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seinneann_ceoil
Dec. 31st, 2010 10:39 am (UTC)
I should correct my statement about oppressive society. There is obviously oppression, but not the kind of overt oppression in other societies or previous times. Its certainly a struggle to live an alternative life style, but not impossible. It's certainly easier now than it was even 10 years ago. I'm not counting utah, or the bible belt or my fathers house. :P

I struggle with finding what I want, but I don't blame social oppression for it. Sure its there and it acts as a hand of fate, but I can fight it. I'm not sure what good it even does me if I had something to blame it on.


Are you white?

Do you not think that people who are not white may have a very different experience of oppression in our society than you do?
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seinneann_ceoil
Dec. 31st, 2010 11:06 am (UTC)
Unfortunately, there are other people for whom their race isn't an whole different ballgame, even as it intersects with poly sexuality. These things come into play for many people even when SPECIFICALLY limited to poly sexuality.

But I think the main point to this is that when you say that there isn't that much oppression (in this case, you're talking about people's freedom to live different sexual alternative lifestyles) in society because you've not experienced a great deal of oppression, you are effectively discounting the experiences of many others who probably have.

When you say something like

I struggle with finding what I want, but I don't blame social oppression for it. Sure its there and it acts as a hand of fate, but I can fight it. I'm not sure what good it even does me if I had something to blame it on.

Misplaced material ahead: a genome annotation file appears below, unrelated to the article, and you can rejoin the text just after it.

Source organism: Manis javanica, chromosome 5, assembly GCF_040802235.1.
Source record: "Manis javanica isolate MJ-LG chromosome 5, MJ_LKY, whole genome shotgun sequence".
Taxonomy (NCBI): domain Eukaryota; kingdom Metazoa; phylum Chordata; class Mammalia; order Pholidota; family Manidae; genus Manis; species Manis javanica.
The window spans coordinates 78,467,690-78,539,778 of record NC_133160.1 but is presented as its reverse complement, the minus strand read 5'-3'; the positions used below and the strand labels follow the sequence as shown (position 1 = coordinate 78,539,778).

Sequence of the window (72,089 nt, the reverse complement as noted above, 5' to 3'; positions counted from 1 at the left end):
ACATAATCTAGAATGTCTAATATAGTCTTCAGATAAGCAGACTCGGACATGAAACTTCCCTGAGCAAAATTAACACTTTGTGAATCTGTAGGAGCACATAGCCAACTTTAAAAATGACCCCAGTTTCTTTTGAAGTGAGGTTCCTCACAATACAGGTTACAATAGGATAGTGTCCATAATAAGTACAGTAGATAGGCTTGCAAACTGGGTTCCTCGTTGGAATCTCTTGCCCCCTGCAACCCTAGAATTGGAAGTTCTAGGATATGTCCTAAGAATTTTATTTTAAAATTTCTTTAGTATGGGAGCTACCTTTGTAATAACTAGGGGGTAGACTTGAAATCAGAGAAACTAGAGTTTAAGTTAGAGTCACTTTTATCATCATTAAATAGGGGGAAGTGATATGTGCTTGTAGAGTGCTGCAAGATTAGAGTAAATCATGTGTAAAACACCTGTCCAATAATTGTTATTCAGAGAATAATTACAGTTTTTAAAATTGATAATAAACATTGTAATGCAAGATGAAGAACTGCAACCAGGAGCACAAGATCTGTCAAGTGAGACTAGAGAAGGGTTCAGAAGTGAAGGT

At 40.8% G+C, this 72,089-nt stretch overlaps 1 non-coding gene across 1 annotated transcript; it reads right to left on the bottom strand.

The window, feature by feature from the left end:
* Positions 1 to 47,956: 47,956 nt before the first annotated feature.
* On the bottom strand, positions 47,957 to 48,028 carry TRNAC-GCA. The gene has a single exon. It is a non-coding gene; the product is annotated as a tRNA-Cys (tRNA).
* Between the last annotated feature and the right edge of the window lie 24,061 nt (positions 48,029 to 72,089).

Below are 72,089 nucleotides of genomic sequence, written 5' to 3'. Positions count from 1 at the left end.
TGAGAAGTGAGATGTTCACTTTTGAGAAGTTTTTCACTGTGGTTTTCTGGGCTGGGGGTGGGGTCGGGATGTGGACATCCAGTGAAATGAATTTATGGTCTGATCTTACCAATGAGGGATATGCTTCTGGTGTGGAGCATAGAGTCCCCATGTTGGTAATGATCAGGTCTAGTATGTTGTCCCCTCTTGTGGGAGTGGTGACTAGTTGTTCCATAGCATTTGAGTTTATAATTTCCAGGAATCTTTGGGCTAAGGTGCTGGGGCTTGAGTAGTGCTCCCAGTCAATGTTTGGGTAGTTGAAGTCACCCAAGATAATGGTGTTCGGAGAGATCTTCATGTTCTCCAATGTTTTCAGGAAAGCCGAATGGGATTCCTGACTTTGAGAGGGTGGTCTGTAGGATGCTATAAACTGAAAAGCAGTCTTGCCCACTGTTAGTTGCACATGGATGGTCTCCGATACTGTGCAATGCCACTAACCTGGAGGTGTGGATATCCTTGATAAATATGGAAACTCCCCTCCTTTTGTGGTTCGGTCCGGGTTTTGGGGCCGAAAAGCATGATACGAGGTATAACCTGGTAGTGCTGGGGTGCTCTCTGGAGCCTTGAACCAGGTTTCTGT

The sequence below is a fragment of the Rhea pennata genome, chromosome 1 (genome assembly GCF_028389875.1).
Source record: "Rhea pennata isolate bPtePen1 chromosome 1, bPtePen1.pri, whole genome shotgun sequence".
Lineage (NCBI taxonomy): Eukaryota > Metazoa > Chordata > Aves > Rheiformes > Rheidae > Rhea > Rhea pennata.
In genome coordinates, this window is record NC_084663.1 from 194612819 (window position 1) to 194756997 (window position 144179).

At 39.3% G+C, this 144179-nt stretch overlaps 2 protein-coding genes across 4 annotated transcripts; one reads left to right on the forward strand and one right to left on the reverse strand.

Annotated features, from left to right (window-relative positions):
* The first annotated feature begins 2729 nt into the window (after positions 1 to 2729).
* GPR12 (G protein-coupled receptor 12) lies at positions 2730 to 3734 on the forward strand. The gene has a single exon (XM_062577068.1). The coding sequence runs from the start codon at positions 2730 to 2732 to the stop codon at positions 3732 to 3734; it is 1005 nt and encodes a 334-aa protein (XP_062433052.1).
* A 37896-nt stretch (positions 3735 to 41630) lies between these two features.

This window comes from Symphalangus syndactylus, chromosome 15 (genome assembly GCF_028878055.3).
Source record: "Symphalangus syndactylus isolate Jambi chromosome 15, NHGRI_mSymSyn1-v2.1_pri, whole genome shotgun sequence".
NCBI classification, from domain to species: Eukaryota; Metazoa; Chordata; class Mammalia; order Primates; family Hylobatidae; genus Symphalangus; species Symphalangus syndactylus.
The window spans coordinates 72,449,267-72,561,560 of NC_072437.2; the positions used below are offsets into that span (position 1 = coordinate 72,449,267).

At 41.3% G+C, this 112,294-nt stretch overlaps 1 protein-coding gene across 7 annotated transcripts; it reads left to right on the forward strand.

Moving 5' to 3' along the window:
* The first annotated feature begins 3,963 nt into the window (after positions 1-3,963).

you are implying that because you don't blame social oppression, others shouldn't either. It's also kind of implying that others shouldn't look to the conditions of privilege that are affecting their situation (either positively or negatively).

Now, that may not have been your intent in saying such a thing, but it's entirely reasonable for someone in a different position than you to see it that way.

When you compare the amount of oppression we face in the west compared to a place like Uganda (where gay people are being chased down and executed), of course we can say that we don't deal with that level of oppression. But I would really think carefully about making blanket statements about how easy or difficult things can be for other people based upon your own experiences. You can be sure that there are other people experiencing the same thing with far less privilege (for various reasons) so I find it best to not assume that their challenges are the same as mine.
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seinneann_ceoil
Dec. 31st, 2010 11:41 am (UTC)
Keep in mind that this discussion stemmed from a specific kind of sexual oppression.

What specific kind of sexual oppression is that? I was under the impression that this discussion stemmed from the fact that you were arguing what and how other people should identify based upon your own experience and not theirs.

A sexual oppression that I don't think should be allowed. It really comes down to the fact that there are certain things in my life that I just don't allow for.